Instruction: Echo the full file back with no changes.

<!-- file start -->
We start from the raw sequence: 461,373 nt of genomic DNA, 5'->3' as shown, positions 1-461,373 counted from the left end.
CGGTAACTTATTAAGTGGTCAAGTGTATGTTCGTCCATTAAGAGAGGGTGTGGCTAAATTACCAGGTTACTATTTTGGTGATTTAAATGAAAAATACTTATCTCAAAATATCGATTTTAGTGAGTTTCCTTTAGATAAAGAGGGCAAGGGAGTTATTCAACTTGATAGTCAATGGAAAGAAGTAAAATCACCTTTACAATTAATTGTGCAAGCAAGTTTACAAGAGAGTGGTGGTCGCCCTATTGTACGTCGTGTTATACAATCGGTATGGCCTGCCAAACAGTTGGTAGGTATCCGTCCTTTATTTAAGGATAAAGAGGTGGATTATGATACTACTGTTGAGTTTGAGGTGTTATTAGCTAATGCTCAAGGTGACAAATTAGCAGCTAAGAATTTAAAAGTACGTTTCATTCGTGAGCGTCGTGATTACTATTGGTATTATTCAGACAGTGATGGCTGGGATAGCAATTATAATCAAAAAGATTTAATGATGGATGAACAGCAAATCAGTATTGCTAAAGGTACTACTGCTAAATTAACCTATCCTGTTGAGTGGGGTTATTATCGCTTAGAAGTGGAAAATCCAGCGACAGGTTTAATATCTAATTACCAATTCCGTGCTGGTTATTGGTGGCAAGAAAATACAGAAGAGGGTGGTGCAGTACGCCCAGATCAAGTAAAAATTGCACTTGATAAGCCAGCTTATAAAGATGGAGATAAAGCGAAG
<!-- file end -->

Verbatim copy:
We start from the raw sequence: 461,373 nt of genomic DNA, 5'->3' as shown, positions 1-461,373 counted from the left end.
CGGTAACTTATTAAGTGGTCAAGTGTATGTTCGTCCATTAAGAGAGGGTGTGGCTAAATTACCAGGTTACTATTTTGGTGATTTAAATGAAAAATACTTATCTCAAAATATCGATTTTAGTGAGTTTCCTTTAGATAAAGAGGGCAAGGGAGTTATTCAACTTGATAGTCAATGGAAAGAAGTAAAATCACCTTTACAATTAATTGTGCAAGCAAGTTTACAAGAGAGTGGTGGTCGCCCTATTGTACGTCGTGTTATACAATCGGTATGGCCTGCCAAACAGTTGGTAGGTATCCGTCCTTTATTTAAGGATAAAGAGGTGGATTATGATACTACTGTTGAGTTTGAGGTGTTATTAGCTAATGCTCAAGGTGACAAATTAGCAGCTAAGAATTTAAAAGTACGTTTCATTCGTGAGCGTCGTGATTACTATTGGTATTATTCAGACAGTGATGGCTGGGATAGCAATTATAATCAAAAAGATTTAATGATGGATGAACAGCAAATCAGTATTGCTAAAGGTACTACTGCTAAATTAACCTATCCTGTTGAGTGGGGTTATTATCGCTTAGAAGTGGAAAATCCAGCGACAGGTTTAATATCTAATTACCAATTCCGTGCTGGTTATTGGTGGCAAGAAAATACAGAAGAGGGTGGTGCAGTACGCCCAGATCAAGTAAAAATTGCACTTGATAAGCCAGCTTATAAAGATGGAGATAAAGCGAAG